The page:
In 2005, the PCT purchased the property that would become home to the James E. Rohr Building, the Trust Arts Education Center. The PCT presented the Australia Festival in 2007. The Pittsburgh International Children's Theater and Festival became a programming division of the PCT in 2008. During that same year, the PCT presented the 2nd Pittsburgh International Festival of Firsts. In 2009, Three Rivers Arts Festival became a programming division of the PCT. As of 2010, the PCT's total revenue was publicly listed as $46 million.[2]

On April 18, 2012, Kenneth Milani resigned from the position of chairman of the PCT's board. The organization's Executive Committee accepted the resignation from Milan, who had been chairman since 2005. Milani, the CEO of Highmark, had been charged in March 2012 with assault and trespassing; the incident involved the husband of Highmark employee, Melissa Myler, with whom Milani had been romantically connected.[11] Veronica Corpuz, spokesperson for the PCT, informed the media that the Executive Committee had appointed attorneys Carolyn Duronio and Chuck Queenan as Milani's interim replacement until a new chairman was found.[12]


Visual arts[edit]

Wood Street Galleries

Exhibitions held in the PCT's Wood Street Galleries feature new media artists from around the world. SPACE and 707 Penn promote local artists.[13][self-published source?][14]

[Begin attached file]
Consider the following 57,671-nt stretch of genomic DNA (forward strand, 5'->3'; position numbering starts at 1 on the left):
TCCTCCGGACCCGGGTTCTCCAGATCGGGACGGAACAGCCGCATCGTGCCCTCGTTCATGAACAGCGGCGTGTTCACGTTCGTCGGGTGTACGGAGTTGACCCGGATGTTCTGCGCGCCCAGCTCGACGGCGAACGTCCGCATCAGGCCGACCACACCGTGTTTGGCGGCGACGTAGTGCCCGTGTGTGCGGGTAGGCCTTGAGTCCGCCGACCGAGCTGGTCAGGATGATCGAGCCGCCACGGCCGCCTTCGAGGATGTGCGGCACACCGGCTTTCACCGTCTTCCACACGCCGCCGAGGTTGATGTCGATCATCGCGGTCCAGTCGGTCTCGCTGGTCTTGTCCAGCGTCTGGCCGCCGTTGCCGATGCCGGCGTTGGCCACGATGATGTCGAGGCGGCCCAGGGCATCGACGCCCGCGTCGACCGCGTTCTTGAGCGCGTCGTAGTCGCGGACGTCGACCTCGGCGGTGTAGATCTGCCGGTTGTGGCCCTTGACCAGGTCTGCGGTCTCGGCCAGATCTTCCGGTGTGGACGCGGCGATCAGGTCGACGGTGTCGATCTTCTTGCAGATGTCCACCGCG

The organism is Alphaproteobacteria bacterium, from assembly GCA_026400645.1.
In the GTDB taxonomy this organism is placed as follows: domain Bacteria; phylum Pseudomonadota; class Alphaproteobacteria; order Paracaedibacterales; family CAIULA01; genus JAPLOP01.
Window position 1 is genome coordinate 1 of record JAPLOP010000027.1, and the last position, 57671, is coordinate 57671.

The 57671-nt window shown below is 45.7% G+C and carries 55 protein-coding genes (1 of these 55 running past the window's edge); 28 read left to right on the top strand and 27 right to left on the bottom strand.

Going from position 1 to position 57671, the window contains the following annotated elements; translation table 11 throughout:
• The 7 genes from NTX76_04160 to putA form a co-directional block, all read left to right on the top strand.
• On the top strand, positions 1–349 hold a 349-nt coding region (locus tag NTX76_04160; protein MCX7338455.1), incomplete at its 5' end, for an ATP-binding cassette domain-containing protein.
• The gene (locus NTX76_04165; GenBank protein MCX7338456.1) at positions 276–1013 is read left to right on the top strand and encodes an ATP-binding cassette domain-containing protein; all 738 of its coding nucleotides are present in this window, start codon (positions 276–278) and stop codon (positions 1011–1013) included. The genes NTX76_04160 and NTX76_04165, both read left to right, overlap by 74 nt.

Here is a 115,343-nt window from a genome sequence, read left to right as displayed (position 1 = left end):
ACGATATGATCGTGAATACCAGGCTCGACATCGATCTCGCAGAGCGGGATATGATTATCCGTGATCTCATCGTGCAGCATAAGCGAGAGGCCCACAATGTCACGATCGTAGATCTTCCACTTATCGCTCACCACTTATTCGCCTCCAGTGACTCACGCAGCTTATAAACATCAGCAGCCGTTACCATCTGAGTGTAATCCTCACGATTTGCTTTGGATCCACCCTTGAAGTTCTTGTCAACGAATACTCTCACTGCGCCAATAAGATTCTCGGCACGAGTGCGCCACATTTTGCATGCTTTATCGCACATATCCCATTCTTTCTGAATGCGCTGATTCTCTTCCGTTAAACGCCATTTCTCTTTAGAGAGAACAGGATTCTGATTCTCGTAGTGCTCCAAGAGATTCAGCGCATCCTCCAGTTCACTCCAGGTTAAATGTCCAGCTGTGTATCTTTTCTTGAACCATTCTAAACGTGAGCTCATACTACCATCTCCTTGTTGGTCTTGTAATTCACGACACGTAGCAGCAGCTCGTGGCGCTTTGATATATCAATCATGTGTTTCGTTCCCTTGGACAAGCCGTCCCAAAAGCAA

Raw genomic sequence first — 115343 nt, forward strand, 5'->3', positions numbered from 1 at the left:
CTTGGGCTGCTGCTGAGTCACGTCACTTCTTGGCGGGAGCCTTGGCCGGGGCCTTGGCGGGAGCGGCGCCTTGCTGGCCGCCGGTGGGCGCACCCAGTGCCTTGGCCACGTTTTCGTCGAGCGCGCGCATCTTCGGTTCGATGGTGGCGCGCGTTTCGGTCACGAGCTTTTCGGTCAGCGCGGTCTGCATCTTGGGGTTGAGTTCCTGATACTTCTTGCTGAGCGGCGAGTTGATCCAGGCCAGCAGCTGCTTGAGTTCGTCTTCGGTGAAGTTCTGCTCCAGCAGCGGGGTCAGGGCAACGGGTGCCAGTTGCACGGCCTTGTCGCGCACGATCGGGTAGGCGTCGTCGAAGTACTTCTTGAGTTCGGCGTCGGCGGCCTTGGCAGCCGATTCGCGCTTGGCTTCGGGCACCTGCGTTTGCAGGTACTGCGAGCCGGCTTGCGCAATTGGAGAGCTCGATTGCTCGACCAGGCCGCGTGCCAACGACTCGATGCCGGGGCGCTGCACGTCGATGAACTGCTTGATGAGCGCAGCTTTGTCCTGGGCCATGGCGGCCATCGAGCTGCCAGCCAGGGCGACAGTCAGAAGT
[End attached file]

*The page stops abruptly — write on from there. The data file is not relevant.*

Recent Wood Street Galleries exhibitions featured work by artists Bill Vorn and Louis-Philippe Demers (2014); Alexandre Burton and Edwin van der Heide (2014); Erwin Redl (2014); Kurt Hentschläger (2013); Chang-Jin Lee (2013); and Ryoji Ikeda (2013).[15]

Public art[edit]

Agnes R. Katz Plaza at 7th Avenue and Penn Avenue

The PCT has seven public art projects on display year-round in Pittsburgh's Cultural District. They include the following:

  • Allegheny Riverfront Park located at the Allegheny riverfront, Rachel Carson Bridge to Fort Duquesne Bridge. The park was commissioned in the early 1990s when the PCT's District Plan included the creation of a riverfront park to border the northern boundary of the Cultural District, Pittsburgh. The PCT's then Public Arts Advisory Committee commissioned a first-time collaboration between artist Ann Hamilton and landscape architect Michael Van Valkenburgh to create the park.[16]